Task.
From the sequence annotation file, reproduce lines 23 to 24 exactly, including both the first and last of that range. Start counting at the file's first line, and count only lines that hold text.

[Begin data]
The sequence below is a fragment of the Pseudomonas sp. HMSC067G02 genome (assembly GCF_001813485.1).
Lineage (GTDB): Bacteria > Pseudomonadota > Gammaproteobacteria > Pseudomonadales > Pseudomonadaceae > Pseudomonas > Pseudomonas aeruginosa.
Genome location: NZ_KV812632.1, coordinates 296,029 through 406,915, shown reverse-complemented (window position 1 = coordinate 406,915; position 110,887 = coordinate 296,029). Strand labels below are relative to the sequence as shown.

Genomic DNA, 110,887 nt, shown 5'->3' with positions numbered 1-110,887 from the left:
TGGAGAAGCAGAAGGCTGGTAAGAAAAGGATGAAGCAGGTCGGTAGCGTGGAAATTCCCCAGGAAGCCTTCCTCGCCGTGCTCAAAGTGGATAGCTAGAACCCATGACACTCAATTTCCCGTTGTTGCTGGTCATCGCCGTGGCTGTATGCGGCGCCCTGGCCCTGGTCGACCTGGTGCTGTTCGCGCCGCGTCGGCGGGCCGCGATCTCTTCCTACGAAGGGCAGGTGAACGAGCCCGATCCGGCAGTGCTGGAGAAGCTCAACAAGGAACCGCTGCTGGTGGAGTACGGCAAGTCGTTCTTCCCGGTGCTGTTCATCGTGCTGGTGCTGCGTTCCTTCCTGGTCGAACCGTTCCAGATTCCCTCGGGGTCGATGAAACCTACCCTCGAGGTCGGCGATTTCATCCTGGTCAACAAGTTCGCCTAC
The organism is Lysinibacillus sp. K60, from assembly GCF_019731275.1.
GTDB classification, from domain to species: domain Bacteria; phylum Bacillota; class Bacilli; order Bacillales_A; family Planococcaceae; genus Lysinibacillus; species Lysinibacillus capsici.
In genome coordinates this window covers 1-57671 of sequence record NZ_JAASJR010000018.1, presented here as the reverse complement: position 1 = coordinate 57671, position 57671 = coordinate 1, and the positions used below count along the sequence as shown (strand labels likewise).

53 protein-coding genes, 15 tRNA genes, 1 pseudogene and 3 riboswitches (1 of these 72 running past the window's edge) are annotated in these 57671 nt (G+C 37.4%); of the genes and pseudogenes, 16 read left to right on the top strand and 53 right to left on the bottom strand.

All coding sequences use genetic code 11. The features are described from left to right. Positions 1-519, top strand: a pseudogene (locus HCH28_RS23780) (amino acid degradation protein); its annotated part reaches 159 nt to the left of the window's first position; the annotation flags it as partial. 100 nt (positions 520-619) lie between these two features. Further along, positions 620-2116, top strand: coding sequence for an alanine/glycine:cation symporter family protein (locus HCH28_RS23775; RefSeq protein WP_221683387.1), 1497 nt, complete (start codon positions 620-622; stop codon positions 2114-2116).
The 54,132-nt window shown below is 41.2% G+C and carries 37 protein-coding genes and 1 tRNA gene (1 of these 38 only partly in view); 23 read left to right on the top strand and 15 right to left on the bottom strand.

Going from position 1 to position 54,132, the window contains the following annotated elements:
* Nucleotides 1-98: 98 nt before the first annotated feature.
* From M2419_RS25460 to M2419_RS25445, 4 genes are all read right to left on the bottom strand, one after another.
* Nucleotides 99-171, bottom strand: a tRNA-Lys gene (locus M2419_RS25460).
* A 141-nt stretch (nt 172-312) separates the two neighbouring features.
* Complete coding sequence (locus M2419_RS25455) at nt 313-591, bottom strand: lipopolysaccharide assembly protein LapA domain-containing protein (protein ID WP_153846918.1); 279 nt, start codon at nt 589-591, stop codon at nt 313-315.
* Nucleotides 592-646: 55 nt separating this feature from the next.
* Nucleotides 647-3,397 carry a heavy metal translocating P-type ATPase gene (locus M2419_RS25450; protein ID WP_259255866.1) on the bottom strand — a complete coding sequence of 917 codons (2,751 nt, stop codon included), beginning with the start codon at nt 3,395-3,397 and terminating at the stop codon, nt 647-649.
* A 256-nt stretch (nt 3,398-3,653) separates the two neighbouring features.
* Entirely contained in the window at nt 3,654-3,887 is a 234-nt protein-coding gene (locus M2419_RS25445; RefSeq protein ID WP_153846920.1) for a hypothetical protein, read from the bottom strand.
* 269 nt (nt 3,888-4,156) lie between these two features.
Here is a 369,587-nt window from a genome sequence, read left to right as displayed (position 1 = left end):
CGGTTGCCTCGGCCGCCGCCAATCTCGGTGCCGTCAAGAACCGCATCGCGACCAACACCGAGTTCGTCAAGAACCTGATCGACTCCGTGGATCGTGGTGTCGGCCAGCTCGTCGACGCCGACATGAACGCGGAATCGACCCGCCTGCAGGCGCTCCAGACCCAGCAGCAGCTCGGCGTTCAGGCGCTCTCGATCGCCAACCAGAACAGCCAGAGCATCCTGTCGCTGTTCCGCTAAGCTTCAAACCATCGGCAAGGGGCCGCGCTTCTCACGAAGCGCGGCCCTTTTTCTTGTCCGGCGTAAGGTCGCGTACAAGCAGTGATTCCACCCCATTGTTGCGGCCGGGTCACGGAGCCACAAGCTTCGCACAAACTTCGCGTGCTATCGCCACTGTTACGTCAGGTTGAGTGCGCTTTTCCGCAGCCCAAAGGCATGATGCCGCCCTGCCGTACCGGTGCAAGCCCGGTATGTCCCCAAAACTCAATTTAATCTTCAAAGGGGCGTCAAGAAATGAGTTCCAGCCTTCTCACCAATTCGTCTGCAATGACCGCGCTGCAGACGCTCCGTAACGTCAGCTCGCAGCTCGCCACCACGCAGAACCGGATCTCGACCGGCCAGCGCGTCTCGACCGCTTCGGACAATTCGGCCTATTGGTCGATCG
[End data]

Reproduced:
Here is a 369,587-nt window from a genome sequence, read left to right as displayed (position 1 = left end):
CGGTTGCCTCGGCCGCCGCCAATCTCGGTGCCGTCAAGAACCGCATCGCGACCAACACCGAGTTCGTCAAGAACCTGATCGACTCCGTGGATCGTGGTGTCGGCCAGCTCGTCGACGCCGACATGAACGCGGAATCGACCCGCCTGCAGGCGCTCCAGACCCAGCAGCAGCTCGGCGTTCAGGCGCTCTCGATCGCCAACCAGAACAGCCAGAGCATCCTGTCGCTGTTCCGCTAAGCTTCAAACCATCGGCAAGGGGCCGCGCTTCTCACGAAGCGCGGCCCTTTTTCTTGTCCGGCGTAAGGTCGCGTACAAGCAGTGATTCCACCCCATTGTTGCGGCCGGGTCACGGAGCCACAAGCTTCGCACAAACTTCGCGTGCTATCGCCACTGTTACGTCAGGTTGAGTGCGCTTTTCCGCAGCCCAAAGGCATGATGCCGCCCTGCCGTACCGGTGCAAGCCCGGTATGTCCCCAAAACTCAATTTAATCTTCAAAGGGGCGTCAAGAAATGAGTTCCAGCCTTCTCACCAATTCGTCTGCAATGACCGCGCTGCAGACGCTCCGTAACGTCAGCTCGCAGCTCGCCACCACGCAGAACCGGATCTCGACCGGCCAGCGCGTCTCGACCGCTTCGGACAATTCGGCCTATTGGTCGATCG